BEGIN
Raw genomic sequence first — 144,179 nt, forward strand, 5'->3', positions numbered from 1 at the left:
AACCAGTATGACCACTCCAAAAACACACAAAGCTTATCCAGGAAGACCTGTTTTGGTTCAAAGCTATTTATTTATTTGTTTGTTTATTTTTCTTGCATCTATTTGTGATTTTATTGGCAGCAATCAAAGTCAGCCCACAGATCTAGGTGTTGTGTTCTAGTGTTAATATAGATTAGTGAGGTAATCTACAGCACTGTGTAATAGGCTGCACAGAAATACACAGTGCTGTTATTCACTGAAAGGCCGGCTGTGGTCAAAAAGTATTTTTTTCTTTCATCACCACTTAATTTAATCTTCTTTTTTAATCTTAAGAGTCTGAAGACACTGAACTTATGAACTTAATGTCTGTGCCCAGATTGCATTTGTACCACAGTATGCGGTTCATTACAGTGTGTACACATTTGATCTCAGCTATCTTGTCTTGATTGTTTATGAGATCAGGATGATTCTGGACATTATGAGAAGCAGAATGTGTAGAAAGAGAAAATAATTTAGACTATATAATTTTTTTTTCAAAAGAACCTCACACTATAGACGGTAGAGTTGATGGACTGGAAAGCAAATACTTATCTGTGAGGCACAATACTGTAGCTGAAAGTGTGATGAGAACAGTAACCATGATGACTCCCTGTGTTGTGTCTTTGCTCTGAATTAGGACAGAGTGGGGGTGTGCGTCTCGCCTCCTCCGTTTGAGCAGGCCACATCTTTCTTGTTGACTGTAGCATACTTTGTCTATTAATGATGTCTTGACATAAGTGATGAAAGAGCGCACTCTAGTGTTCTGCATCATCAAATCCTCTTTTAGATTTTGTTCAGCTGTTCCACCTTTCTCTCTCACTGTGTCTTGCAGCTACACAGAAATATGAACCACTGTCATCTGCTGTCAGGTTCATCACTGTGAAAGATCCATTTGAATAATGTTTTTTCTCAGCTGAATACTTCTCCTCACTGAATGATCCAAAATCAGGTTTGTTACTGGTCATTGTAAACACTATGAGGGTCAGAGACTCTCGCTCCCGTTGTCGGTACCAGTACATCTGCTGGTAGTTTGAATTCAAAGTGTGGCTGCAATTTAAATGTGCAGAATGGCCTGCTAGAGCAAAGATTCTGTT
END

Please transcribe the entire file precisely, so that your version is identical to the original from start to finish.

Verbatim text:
Raw genomic sequence first — 144,179 nt, forward strand, 5'->3', positions numbered from 1 at the left:
AACCAGTATGACCACTCCAAAAACACACAAAGCTTATCCAGGAAGACCTGTTTTGGTTCAAAGCTATTTATTTATTTGTTTGTTTATTTTTCTTGCATCTATTTGTGATTTTATTGGCAGCAATCAAAGTCAGCCCACAGATCTAGGTGTTGTGTTCTAGTGTTAATATAGATTAGTGAGGTAATCTACAGCACTGTGTAATAGGCTGCACAGAAATACACAGTGCTGTTATTCACTGAAAGGCCGGCTGTGGTCAAAAAGTATTTTTTTCTTTCATCACCACTTAATTTAATCTTCTTTTTTAATCTTAAGAGTCTGAAGACACTGAACTTATGAACTTAATGTCTGTGCCCAGATTGCATTTGTACCACAGTATGCGGTTCATTACAGTGTGTACACATTTGATCTCAGCTATCTTGTCTTGATTGTTTATGAGATCAGGATGATTCTGGACATTATGAGAAGCAGAATGTGTAGAAAGAGAAAATAATTTAGACTATATAATTTTTTTTTCAAAAGAACCTCACACTATAGACGGTAGAGTTGATGGACTGGAAAGCAAATACTTATCTGTGAGGCACAATACTGTAGCTGAAAGTGTGATGAGAACAGTAACCATGATGACTCCCTGTGTTGTGTCTTTGCTCTGAATTAGGACAGAGTGGGGGTGTGCGTCTCGCCTCCTCCGTTTGAGCAGGCCACATCTTTCTTGTTGACTGTAGCATACTTTGTCTATTAATGATGTCTTGACATAAGTGATGAAAGAGCGCACTCTAGTGTTCTGCATCATCAAATCCTCTTTTAGATTTTGTTCAGCTGTTCCACCTTTCTCTCTCACTGTGTCTTGCAGCTACACAGAAATATGAACCACTGTCATCTGCTGTCAGGTTCATCACTGTGAAAGATCCATTTGAATAATGTTTTTTCTCAGCTGAATACTTCTCCTCACTGAATGATCCAAAATCAGGTTTGTTACTGGTCATTGTAAACACTATGAGGGTCAGAGACTCTCGCTCCCGTTGTCGGTACCAGTACATCTGCTGGTAGTTTGAATTCAAAGTGTGGCTGCAATTTAAATGTGCAGAATGGCCTGCTAGAGCAAAGATTCTGTT